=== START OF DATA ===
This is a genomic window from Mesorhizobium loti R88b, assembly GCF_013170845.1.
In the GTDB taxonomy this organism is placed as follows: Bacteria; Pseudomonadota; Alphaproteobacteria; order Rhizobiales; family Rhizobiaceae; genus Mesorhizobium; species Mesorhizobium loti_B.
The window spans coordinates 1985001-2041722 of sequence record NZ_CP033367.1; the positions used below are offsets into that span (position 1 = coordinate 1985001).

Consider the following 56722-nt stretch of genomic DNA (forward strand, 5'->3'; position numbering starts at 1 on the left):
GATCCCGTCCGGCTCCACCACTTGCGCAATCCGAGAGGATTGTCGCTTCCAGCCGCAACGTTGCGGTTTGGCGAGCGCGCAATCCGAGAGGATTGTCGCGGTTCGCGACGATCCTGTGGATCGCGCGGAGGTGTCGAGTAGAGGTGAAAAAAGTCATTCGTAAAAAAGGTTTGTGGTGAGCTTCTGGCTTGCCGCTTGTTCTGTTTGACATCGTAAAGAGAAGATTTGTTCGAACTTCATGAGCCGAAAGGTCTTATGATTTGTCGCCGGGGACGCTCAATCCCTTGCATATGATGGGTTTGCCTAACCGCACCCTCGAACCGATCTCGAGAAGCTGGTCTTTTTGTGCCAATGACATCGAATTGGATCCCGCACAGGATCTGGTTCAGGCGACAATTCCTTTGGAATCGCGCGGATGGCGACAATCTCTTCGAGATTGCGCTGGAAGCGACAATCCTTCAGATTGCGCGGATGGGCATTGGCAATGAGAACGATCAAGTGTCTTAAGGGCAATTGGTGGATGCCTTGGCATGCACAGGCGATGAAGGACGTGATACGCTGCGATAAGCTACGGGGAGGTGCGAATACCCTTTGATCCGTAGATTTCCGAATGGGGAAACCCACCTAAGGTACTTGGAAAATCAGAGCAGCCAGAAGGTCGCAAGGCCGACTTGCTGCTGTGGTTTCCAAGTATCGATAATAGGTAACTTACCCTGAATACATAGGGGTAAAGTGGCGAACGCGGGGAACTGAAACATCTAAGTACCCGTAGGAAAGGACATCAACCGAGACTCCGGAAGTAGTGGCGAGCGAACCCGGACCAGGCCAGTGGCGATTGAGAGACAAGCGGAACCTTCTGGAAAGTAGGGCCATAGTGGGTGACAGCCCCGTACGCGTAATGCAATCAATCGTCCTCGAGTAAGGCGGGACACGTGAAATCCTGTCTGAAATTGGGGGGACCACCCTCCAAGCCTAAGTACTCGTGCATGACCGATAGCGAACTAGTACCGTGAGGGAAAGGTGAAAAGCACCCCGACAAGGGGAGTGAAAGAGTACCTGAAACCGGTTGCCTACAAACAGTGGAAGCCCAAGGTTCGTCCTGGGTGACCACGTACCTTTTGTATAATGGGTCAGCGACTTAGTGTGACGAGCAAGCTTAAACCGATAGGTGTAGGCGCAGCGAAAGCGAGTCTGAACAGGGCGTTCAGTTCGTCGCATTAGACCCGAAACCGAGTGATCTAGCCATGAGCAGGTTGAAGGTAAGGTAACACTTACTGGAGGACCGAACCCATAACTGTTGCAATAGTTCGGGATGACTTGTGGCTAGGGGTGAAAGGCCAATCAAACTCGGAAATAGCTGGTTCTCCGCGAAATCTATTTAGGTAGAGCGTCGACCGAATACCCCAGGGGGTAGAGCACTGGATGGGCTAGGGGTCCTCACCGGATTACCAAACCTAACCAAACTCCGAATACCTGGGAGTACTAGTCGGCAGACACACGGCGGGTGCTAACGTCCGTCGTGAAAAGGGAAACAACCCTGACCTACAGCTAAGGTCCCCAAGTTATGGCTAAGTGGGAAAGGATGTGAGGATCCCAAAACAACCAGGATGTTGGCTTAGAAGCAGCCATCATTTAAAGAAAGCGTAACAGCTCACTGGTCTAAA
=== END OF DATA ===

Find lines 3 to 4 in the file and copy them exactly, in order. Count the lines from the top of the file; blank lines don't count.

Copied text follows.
The window spans coordinates 1985001-2041722 of sequence record NZ_CP033367.1; the positions used below are offsets into that span (position 1 = coordinate 1985001).

Consider the following 56722-nt stretch of genomic DNA (forward strand, 5'->3'; position numbering starts at 1 on the left):